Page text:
An Oregon federal jury awarded $85 million to 12 Oregon Nation Guard soldiers who were exposed to a toxic chemical while providing security for Kellogg, Brown and Root contractors at an Iraqi water treatment plant.
The company was found negligent and each soldier will receive $850,000 in non-economic damages and $6.25 million in punitive damages. Here's the kicker, though: according to KBR's contract at the time, the government is on the hook for any damages paid, and not the company.
The soldiers, represented in part by Houston's Michael Doyle, Jeffrey Raizner and Patrick Dennis of Doyle Raizner LLP, were exposed to in 2003 to a carcinogen found in sodium dichromate, which was once used as anti anti-corrosive at the Qarmat Ali water injection facility. Based on internal KBR memos, the company had covered up its knowledge of the chemical's presence at the site, and waited months before taking action, by which time the soldiers were already experiencing symptoms.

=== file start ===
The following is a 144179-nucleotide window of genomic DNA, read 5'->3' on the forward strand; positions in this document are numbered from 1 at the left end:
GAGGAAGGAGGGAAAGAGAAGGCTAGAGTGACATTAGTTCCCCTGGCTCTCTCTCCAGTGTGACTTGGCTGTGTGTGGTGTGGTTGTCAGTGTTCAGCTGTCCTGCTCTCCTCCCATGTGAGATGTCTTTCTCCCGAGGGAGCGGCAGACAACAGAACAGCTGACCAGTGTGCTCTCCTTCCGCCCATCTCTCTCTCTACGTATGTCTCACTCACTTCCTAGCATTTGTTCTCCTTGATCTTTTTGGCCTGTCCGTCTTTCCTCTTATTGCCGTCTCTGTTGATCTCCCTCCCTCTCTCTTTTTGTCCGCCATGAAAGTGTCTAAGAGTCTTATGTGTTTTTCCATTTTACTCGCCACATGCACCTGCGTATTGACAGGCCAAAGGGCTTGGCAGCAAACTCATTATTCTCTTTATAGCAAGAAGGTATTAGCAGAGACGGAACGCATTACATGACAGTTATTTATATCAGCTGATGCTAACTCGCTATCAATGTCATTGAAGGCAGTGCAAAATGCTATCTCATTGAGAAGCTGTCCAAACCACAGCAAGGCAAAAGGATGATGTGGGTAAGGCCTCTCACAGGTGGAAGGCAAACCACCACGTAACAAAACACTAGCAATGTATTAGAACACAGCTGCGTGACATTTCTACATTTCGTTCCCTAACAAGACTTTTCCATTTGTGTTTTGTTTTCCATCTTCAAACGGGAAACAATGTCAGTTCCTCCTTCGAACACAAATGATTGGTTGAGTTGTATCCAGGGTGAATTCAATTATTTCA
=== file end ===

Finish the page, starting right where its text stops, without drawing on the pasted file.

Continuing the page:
Doyle stated in a press release that "This verdict is an important step toward obtaining justice for the U.S. and British military personnel who face serious health problems and uncertainty because of KBR's negligence at Qarmat Ali. This jury gave these war veterans and their families what KBR would not -- justice and respect for their service to our nation."
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About 150 more claims are pending against in KBR in Houston and Portland federal courts.